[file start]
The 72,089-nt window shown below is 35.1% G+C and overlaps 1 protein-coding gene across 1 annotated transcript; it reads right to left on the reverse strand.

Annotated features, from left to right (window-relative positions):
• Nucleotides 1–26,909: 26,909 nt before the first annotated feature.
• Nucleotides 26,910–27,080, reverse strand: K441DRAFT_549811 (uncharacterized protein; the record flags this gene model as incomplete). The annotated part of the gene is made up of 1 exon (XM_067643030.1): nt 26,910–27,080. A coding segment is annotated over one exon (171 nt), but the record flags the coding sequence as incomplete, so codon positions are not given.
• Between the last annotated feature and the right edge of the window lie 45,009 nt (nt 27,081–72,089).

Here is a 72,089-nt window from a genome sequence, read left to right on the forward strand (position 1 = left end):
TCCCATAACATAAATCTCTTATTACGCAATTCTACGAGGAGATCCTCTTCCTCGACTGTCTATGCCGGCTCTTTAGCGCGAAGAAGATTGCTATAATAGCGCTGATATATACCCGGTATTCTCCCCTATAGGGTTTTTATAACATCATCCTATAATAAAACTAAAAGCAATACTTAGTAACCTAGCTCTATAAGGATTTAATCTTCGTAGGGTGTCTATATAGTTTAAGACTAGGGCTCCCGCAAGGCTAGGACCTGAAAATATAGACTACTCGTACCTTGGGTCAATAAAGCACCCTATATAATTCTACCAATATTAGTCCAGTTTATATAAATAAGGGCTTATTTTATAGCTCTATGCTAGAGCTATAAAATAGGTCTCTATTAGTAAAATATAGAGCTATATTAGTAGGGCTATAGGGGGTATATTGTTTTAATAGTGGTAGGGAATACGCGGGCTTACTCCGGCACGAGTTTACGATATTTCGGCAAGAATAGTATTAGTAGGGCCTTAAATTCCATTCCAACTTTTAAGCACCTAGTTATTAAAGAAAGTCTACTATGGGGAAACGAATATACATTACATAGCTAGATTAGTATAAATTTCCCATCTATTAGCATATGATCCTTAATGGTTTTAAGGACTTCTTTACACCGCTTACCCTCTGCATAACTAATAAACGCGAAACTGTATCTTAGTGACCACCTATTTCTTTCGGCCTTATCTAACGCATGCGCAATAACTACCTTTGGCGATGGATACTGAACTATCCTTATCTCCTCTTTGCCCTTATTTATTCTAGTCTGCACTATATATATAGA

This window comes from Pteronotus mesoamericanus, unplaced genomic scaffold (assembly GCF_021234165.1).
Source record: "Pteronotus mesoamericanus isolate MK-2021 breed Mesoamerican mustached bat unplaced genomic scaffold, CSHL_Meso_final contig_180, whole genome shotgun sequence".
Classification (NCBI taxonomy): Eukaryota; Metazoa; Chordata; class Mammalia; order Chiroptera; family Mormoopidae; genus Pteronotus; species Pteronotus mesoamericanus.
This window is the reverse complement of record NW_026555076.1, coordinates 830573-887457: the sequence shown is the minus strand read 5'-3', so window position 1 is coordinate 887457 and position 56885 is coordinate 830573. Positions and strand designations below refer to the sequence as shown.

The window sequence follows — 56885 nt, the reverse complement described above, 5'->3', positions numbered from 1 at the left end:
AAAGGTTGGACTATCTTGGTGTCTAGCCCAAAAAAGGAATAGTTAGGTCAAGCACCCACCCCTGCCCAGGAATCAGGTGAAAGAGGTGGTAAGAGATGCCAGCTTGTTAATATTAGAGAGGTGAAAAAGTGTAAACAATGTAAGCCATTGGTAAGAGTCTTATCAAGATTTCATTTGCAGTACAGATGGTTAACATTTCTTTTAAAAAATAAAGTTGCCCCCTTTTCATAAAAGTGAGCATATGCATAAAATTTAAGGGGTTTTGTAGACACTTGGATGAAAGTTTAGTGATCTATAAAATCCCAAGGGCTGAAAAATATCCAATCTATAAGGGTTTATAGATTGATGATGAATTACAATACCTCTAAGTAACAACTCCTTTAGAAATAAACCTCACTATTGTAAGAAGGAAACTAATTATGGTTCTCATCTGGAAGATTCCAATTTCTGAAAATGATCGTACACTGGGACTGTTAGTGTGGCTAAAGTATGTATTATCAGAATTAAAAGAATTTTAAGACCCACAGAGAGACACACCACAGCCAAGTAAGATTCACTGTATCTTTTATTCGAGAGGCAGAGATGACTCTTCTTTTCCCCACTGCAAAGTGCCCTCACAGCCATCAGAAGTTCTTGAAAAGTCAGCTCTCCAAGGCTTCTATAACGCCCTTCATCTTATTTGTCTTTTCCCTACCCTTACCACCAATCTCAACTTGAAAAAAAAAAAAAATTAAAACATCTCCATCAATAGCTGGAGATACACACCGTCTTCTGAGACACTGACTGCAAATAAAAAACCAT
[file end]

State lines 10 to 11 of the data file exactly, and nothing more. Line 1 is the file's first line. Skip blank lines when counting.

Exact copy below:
Classification (NCBI taxonomy): Eukaryota; Metazoa; Chordata; class Mammalia; order Chiroptera; family Mormoopidae; genus Pteronotus; species Pteronotus mesoamericanus.
This window is the reverse complement of record NW_026555076.1, coordinates 830573-887457: the sequence shown is the minus strand read 5'-3', so window position 1 is coordinate 887457 and position 56885 is coordinate 830573. Positions and strand designations below refer to the sequence as shown.